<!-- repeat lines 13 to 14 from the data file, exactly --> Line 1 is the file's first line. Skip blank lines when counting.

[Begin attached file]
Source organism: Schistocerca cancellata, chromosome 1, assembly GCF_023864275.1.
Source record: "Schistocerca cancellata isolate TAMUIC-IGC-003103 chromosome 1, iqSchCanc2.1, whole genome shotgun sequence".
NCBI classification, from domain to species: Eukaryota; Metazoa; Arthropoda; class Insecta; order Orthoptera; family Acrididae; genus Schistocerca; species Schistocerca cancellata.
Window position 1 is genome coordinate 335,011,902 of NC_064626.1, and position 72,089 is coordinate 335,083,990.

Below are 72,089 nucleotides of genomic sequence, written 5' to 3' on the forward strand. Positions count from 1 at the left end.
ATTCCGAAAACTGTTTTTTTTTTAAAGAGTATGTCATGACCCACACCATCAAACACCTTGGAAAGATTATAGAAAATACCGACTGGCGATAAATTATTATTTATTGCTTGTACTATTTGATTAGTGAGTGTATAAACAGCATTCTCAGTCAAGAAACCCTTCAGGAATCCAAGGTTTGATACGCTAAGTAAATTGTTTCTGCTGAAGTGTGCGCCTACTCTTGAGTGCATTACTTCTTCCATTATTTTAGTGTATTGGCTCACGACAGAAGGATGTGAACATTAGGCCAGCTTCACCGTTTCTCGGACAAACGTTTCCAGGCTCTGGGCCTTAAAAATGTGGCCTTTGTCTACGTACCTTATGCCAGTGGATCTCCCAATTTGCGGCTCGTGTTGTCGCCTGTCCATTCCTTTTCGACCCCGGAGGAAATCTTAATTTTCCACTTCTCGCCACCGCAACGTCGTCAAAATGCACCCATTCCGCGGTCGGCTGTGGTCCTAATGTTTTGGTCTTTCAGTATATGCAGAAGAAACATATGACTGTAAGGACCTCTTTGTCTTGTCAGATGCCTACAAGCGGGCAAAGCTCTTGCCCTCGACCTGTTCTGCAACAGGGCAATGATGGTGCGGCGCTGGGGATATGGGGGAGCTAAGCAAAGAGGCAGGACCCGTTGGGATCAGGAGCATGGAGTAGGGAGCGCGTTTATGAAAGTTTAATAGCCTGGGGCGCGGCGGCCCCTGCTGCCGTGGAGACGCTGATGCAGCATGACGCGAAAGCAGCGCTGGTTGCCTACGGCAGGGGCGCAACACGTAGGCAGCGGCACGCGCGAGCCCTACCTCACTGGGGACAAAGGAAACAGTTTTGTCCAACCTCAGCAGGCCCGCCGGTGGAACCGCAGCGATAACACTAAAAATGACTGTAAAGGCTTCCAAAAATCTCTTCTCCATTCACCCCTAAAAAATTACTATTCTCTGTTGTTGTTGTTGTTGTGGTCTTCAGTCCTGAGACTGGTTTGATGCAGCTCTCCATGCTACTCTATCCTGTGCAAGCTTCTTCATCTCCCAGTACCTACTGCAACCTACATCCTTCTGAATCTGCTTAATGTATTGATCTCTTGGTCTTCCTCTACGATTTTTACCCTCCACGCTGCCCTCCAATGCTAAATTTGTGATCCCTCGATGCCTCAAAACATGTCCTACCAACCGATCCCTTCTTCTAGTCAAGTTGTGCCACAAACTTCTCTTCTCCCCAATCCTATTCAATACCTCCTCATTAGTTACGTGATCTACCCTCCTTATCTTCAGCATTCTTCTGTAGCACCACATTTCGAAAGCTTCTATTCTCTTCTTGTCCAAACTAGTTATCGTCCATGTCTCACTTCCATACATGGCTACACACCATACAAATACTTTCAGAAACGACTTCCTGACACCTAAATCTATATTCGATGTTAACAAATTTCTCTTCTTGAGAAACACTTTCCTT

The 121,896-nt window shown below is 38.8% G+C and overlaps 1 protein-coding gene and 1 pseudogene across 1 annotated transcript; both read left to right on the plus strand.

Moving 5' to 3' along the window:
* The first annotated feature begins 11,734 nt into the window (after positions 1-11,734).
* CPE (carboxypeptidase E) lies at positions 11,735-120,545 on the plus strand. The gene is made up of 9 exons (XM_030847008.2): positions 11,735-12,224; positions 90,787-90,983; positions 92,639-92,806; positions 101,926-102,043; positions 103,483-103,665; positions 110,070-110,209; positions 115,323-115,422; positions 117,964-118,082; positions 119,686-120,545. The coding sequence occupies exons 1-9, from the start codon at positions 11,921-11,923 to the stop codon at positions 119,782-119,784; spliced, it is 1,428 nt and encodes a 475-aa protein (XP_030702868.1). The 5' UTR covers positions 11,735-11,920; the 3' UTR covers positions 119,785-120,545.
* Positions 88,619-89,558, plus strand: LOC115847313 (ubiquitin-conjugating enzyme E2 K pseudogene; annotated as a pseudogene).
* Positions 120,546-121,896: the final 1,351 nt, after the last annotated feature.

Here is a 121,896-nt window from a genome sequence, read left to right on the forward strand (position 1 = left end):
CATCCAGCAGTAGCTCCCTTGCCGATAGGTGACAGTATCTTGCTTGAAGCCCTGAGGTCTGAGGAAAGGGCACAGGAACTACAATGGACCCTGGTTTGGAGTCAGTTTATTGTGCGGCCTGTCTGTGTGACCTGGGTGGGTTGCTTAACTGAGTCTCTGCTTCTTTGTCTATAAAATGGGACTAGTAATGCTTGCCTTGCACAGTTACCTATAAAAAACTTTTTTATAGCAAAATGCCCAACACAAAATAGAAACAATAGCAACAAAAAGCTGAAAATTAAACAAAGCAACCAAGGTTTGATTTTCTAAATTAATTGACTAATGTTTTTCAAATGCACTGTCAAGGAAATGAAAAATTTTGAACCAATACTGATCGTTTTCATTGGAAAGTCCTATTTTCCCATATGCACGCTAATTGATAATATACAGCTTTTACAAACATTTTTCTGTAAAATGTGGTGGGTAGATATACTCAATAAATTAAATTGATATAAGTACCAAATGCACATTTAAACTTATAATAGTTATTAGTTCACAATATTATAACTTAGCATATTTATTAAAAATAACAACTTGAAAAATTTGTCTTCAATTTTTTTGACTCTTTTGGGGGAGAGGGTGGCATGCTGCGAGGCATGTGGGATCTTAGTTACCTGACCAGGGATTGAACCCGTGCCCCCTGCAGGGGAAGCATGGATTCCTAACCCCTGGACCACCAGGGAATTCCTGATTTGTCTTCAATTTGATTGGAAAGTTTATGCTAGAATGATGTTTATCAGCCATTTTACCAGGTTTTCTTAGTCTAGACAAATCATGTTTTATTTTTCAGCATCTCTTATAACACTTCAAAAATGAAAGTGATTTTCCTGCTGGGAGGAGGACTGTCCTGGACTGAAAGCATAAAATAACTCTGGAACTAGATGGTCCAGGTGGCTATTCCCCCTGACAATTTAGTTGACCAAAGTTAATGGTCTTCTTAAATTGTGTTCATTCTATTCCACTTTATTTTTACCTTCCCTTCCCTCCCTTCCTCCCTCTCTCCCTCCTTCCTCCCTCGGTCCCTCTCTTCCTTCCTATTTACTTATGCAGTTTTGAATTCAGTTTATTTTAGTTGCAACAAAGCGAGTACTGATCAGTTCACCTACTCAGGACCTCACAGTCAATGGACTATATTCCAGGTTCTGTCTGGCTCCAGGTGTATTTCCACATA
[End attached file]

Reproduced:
Here is a 121,896-nt window from a genome sequence, read left to right on the forward strand (position 1 = left end):
CATCCAGCAGTAGCTCCCTTGCCGATAGGTGACAGTATCTTGCTTGAAGCCCTGAGGTCTGAGGAAAGGGCACAGGAACTACAATGGACCCTGGTTTGGAGTCAGTTTATTGTGCGGCCTGTCTGTGTGACCTGGGTGGGTTGCTTAACTGAGTCTCTGCTTCTTTGTCTATAAAATGGGACTAGTAATGCTTGCCTTGCACAGTTACCTATAAAAAACTTTTTTATAGCAAAATGCCCAACACAAAATAGAAACAATAGCAACAAAAAGCTGAAAATTAAACAAAGCAACCAAGGTTTGATTTTCTAAATTAATTGACTAATGTTTTTCAAATGCACTGTCAAGGAAATGAAAAATTTTGAACCAATACTGATCGTTTTCATTGGAAAGTCCTATTTTCCCATATGCACGCTAATTGATAATATACAGCTTTTACAAACATTTTTCTGTAAAATGTGGTGGGTAGATATACTCAATAAATTAAATTGATATAAGTACCAAATGCACATTTAAACTTATAATAGTTATTAGTTCACAATATTATAACTTAGCATATTTATTAAAAATAACAACTTGAAAAATTTGTCTTCAATTTTTTTGACTCTTTTGGGGGAGAGGGTGGCATGCTGCGAGGCATGTGGGATCTTAGTTACCTGACCAGGGATTGAACCCGTGCCCCCTGCAGGGGAAGCATGGATTCCTAACCCCTGGACCACCAGGGAATTCCTGATTTGTCTTCAATTTGATTGGAAAGTTTATGCTAGAATGATGTTTATCAGCCATTTTACCAGGTTTTCTTAGTCTAGACAAATCATGTTTTATTTTTCAGCATCTCTTATAACACTTCAAAAATGAAAGTGATTTTCCTGCTGGGAGGAGGACTGTCCTGGACTGAAAGCATAAAATAACTCTGGAACTAGATGGTCCAGGTGGCTATTCCCCCTGACAATTTAGTTGACCAAAGTTAATGGTCTTCTTAAATTGTGTTCATTCTATTCCACTTTATTTTTACCTTCCCTTCCCTCCCTTCCTCCCTCTCTCCCTCCTTCCTCCCTCGGTCCCTCTCTTCCTTCCTATTTACTTATGCAGTTTTGAATTCAGTTTATTTTAGTTGCAACAAAGCGAGTACTGATCAGTTCACCTACTCAGGACCTCACAGTCAATGGACTATATTCCAGGTTCTGTCTGGCTCCAGGTGTATTTCCACATA